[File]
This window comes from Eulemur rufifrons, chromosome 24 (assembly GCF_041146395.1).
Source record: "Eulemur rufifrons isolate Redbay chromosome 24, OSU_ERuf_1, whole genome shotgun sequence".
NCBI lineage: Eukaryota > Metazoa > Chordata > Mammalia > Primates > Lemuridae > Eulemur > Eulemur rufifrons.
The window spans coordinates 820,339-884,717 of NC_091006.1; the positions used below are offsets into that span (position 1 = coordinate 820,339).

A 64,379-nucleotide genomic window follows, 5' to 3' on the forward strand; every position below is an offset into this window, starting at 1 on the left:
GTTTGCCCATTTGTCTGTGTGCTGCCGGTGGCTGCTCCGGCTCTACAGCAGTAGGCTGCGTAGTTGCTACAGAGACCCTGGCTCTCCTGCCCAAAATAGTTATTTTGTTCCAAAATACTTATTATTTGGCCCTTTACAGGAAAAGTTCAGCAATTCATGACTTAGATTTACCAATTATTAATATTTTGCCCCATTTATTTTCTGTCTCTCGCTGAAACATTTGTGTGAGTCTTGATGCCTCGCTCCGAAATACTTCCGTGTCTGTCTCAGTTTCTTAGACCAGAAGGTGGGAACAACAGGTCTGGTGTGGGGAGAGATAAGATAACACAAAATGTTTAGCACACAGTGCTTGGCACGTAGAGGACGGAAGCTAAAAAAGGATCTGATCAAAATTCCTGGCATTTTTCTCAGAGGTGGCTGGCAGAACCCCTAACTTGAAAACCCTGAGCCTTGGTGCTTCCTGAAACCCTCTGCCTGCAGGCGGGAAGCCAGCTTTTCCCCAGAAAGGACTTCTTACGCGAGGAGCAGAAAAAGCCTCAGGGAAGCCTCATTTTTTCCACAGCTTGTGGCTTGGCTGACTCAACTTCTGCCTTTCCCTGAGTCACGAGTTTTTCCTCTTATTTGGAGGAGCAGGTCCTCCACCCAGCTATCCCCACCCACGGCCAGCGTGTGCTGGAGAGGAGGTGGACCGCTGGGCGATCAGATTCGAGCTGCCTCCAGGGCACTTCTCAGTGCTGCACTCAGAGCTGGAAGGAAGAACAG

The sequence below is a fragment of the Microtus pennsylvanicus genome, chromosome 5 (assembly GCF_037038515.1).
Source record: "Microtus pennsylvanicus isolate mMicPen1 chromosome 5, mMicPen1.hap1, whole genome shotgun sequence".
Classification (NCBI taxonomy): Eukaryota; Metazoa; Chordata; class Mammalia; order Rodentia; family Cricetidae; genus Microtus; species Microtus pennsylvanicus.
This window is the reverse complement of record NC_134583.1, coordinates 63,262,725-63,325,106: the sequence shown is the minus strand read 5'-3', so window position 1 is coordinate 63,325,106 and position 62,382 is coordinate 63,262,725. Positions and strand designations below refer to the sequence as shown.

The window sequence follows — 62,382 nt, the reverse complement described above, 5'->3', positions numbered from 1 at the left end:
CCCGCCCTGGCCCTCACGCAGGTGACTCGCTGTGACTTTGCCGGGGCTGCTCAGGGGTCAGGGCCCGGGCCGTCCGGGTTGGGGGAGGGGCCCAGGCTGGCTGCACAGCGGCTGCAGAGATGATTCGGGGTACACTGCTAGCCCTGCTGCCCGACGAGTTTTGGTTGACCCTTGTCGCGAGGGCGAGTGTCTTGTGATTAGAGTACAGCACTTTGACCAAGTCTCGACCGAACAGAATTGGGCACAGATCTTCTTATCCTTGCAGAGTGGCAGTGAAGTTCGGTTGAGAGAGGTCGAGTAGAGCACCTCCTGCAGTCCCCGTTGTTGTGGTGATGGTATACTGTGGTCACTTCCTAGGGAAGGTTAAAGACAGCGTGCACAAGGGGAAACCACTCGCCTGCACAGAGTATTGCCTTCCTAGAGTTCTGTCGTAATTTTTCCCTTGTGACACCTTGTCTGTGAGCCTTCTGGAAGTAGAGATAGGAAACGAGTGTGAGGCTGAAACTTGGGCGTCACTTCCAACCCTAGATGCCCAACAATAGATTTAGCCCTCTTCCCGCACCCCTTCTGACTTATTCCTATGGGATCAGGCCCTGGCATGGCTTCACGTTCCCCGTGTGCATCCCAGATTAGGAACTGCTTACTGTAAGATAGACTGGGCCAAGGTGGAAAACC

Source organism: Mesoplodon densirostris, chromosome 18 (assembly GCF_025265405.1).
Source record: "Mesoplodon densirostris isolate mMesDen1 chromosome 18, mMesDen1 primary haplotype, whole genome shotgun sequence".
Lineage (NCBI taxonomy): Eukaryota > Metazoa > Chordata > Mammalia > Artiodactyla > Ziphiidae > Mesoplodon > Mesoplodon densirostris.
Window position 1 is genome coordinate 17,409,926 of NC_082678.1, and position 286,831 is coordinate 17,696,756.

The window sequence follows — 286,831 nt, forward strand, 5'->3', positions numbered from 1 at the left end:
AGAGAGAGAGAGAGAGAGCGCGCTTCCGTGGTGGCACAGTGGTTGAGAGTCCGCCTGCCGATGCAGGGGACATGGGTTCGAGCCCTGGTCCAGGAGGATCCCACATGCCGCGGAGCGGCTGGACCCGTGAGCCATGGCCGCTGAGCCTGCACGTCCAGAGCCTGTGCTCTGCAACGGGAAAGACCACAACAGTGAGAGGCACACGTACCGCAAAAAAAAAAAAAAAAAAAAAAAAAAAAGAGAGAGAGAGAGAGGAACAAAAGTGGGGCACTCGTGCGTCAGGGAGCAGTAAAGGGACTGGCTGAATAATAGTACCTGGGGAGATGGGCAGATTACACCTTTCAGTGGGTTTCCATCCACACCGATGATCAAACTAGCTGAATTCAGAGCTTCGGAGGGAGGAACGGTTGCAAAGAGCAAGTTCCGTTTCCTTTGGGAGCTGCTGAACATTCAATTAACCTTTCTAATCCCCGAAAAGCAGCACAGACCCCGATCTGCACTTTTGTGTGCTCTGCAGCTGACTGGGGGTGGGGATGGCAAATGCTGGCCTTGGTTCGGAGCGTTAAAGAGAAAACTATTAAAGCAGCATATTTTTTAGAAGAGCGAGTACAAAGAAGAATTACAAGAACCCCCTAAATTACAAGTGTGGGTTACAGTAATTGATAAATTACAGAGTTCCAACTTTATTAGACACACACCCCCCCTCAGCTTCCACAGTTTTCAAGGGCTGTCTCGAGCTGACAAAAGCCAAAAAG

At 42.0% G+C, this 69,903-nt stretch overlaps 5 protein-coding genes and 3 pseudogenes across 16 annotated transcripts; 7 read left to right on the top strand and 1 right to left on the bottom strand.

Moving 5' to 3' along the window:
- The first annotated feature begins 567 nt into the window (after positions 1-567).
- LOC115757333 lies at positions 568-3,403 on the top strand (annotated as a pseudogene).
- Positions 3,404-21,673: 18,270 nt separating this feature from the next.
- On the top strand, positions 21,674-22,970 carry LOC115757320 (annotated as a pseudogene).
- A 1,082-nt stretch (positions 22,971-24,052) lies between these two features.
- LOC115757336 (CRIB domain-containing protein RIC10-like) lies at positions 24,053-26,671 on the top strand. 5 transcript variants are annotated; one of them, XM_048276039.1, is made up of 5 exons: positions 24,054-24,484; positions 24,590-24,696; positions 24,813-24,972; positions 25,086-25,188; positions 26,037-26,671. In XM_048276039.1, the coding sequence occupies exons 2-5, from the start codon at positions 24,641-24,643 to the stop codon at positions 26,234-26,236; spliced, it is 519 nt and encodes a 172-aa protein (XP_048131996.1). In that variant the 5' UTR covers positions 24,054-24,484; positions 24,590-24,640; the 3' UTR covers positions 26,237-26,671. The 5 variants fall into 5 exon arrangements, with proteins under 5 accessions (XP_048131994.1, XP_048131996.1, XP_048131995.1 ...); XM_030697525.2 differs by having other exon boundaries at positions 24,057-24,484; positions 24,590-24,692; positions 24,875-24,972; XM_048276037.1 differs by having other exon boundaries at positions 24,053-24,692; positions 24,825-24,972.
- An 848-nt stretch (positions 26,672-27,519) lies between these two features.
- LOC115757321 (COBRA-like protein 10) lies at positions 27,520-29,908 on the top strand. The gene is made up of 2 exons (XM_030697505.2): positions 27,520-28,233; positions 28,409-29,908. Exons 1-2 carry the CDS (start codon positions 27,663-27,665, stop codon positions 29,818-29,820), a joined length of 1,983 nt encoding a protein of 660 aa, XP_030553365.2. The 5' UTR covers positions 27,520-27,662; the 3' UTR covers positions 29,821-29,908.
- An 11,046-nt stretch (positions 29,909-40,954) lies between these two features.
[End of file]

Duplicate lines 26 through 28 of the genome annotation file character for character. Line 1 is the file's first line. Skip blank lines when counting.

- LOC115757336 (CRIB domain-containing protein RIC10-like) lies at positions 24,053-26,671 on the top strand. 5 transcript variants are annotated; one of them, XM_048276039.1, is made up of 5 exons: positions 24,054-24,484; positions 24,590-24,696; positions 24,813-24,972; positions 25,086-25,188; positions 26,037-26,671. In XM_048276039.1, the coding sequence occupies exons 2-5, from the start codon at positions 24,641-24,643 to the stop codon at positions 26,234-26,236; spliced, it is 519 nt and encodes a 172-aa protein (XP_048131996.1). In that variant the 5' UTR covers positions 24,054-24,484; positions 24,590-24,640; the 3' UTR covers positions 26,237-26,671. The 5 variants fall into 5 exon arrangements, with proteins under 5 accessions (XP_048131994.1, XP_048131996.1, XP_048131995.1 ...); XM_030697525.2 differs by having other exon boundaries at positions 24,057-24,484; positions 24,590-24,692; positions 24,875-24,972; XM_048276037.1 differs by having other exon boundaries at positions 24,053-24,692; positions 24,825-24,972.
- An 848-nt stretch (positions 26,672-27,519) lies between these two features.
- LOC115757321 (COBRA-like protein 10) lies at positions 27,520-29,908 on the top strand. The gene is made up of 2 exons (XM_030697505.2): positions 27,520-28,233; positions 28,409-29,908. Exons 1-2 carry the CDS (start codon positions 27,663-27,665, stop codon positions 29,818-29,820), a joined length of 1,983 nt encoding a protein of 660 aa, XP_030553365.2. The 5' UTR covers positions 27,520-27,662; the 3' UTR covers positions 29,821-29,908.